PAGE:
The Philadelphia Phillies were riding high at Spring Training in 1950 when the “Whiz Kids” went to the World Series with then manager Eddie Sawyer. Then, again lightning struck when the Phillies became a powerhouse in the National League from 2007 through 2010 including going to the World Series in 2008.
However, the 1915 Phillies who were also pennant winners. Who other than the most astute baseball fan, would remember the 1915 Phillies and be able to hold the attention of a full room of fans in the Ocean City Community Center’s, Chris Maloney Auditorium, Saturday, February 21, 2015
That astute fan is more than just a fan, he is Bob Warrington, baseball author and historian, as well as an amazing authority on the Philadelphia Phillies and former Philadelphia Athletics.Warrington is a baseball sports writer who has spent many years covering the Phillies amassing volumes of Phillies and Philadelphia A’s facts and memorabilia.
Hearing about the Ocean City, New Jersey Sports Show, Warrington offered to come and speak to the fans and to show off the bat of Fred Luderus, the Phillies first baseman and member of the 1915 National League champion Philadelphia Phillies.
The subject is close to his heart and on rare occasions he agrees to come and speak which made the event in Ocean City so special and memorable. He, with the assistance from his wife Carol, did just that on the celebration of the 100th anniversary of the Philadelphia Phillies 1915 first National League pennant.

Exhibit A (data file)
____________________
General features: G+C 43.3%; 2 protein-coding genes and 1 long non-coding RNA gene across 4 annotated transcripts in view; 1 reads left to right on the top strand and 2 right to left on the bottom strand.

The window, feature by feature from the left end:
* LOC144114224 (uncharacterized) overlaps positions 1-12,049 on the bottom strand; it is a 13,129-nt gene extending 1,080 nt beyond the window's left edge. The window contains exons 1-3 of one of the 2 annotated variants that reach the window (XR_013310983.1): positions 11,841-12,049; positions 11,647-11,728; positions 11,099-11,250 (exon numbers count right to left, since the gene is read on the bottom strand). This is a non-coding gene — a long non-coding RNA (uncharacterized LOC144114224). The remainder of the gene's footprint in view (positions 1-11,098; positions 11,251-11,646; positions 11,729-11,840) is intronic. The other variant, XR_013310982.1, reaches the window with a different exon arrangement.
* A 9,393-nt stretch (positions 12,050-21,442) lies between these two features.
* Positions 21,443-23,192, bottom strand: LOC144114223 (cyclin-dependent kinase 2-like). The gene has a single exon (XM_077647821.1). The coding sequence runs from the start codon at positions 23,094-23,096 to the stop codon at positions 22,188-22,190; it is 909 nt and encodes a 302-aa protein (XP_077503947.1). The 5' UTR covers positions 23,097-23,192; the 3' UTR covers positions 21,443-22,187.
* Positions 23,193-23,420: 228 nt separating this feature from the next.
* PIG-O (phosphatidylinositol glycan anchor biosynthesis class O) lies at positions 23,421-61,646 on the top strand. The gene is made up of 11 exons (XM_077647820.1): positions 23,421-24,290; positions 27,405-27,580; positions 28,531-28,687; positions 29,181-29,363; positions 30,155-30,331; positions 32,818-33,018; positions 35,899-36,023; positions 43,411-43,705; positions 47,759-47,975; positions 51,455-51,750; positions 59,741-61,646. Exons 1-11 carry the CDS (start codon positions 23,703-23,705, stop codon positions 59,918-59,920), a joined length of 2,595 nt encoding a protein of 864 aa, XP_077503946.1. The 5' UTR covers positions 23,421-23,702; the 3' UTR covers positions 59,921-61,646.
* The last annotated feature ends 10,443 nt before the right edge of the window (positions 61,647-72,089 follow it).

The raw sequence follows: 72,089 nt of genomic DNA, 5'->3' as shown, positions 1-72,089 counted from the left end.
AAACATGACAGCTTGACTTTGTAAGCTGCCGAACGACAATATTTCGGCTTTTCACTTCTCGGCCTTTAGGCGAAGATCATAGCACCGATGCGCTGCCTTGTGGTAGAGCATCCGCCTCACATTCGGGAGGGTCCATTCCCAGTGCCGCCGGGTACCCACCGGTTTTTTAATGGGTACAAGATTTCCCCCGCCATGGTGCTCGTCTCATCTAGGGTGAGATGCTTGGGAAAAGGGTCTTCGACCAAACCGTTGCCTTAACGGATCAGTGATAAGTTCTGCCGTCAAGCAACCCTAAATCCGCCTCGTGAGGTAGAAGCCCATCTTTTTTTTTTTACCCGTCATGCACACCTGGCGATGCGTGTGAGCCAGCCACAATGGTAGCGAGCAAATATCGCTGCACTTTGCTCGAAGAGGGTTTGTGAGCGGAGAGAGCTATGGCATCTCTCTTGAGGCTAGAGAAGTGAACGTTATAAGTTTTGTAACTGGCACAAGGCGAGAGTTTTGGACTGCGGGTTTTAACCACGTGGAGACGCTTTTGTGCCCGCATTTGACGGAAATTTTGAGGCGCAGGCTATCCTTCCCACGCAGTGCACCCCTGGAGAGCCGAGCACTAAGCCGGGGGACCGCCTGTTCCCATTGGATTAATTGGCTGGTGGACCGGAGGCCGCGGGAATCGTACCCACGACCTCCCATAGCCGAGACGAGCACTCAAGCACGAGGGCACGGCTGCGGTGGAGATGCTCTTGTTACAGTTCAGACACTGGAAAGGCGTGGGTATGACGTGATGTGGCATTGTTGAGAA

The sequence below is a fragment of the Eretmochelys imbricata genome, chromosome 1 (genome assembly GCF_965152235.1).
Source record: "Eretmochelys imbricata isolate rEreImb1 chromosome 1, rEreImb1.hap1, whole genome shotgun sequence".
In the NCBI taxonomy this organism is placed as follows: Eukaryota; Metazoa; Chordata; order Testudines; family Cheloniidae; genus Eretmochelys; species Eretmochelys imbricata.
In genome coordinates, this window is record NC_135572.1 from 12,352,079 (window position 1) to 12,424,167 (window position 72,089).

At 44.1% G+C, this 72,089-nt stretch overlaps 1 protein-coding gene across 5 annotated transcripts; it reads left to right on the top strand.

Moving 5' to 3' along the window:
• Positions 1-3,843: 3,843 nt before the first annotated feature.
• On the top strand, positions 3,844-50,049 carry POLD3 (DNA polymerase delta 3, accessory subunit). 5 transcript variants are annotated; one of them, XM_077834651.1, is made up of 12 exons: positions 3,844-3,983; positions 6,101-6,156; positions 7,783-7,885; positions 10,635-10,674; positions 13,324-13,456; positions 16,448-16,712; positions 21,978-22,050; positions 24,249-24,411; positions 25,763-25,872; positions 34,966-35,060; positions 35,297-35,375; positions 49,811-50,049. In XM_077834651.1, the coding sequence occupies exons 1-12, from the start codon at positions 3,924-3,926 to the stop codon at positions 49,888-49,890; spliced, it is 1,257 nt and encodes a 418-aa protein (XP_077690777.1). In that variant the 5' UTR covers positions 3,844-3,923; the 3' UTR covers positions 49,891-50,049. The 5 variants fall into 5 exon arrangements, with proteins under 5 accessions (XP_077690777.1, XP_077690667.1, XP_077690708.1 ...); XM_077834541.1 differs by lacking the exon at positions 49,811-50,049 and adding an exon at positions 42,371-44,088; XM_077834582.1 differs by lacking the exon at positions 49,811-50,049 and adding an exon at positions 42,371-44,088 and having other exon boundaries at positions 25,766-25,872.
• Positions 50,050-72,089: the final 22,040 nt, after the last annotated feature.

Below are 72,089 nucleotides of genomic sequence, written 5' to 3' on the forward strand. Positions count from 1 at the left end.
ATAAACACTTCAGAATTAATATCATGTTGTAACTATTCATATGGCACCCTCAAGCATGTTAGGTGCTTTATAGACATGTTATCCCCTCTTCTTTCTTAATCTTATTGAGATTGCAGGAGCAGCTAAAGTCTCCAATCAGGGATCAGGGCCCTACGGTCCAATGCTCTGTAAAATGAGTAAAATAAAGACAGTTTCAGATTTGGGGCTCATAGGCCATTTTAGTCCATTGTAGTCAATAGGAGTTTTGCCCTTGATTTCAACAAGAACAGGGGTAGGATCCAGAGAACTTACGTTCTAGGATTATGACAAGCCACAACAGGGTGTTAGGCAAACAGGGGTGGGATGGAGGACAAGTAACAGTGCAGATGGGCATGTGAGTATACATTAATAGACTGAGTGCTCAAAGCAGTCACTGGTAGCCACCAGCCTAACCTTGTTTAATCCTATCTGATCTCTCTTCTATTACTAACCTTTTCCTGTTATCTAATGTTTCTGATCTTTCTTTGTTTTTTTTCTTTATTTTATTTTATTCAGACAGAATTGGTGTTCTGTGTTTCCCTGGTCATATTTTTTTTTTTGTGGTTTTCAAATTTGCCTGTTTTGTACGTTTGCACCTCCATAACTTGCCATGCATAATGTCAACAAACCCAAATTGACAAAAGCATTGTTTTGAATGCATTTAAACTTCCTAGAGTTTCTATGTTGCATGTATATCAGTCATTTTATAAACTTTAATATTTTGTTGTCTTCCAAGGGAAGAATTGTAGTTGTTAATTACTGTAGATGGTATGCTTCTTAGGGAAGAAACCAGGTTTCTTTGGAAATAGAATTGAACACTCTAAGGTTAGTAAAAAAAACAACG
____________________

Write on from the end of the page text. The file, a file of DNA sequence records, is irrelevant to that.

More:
According to Warrington, at that time the Phillies were the “Unloved Stepchild” of Philadelphia baseball when compared to the Athletics who had already won six American League pennants and three World Series championships by 1914.
Even going to spring training, then held at Coffee Pot Stadium in St. Petersburg, Florida, (Phillies spring training is now in Clearwater, Florida), the boat the Phillies traveled on was confronted by a British cruiser looking for ships smuggling war goods during World War I.
Amenities were not big back in that era. Food supplied by the team was so bad that some men on the team snuck into orange groves in Florida stealing fruit to supplement their awful meals, said Warrington
In keeping with the theme of the afternoon event, the Philadelphia Phillies donated Phillies players “Bobble Heads,” autographed baseball cards, schedules and a ball used in an actual 2014 Phillies game at Veterans Stadium in Philadelphia..
The gifts were given out as a part of the trivia question session and door-prize raffles. An additional surprise came forth when Warrington carefully unwrapped the actual bat of Fred Luderus, the 1915 Phillies team’s first baseman.
Fans in attendance were given the opportunity to don a special pair of gloves and hold the bat and take pictures with it, which many did using their cell phones. The 100 year old bat has been so well cared for it almost looked brand new.
The level of interest was much greater than imagined as Warrington remarked, “Wow a full house.” Warrington unquestionably held the interest of the audience. His presentation, information and demeanor had the full room wanting more.
Two large screens on each side of the room flashed photos of the players and the stadium as well as additional fascinating shots from back in 1915.
As the question and answer period ended and the event came to a close, people did not want to leave. Had it not been for another event scheduled following Warrington, the audience would have stayed much longer.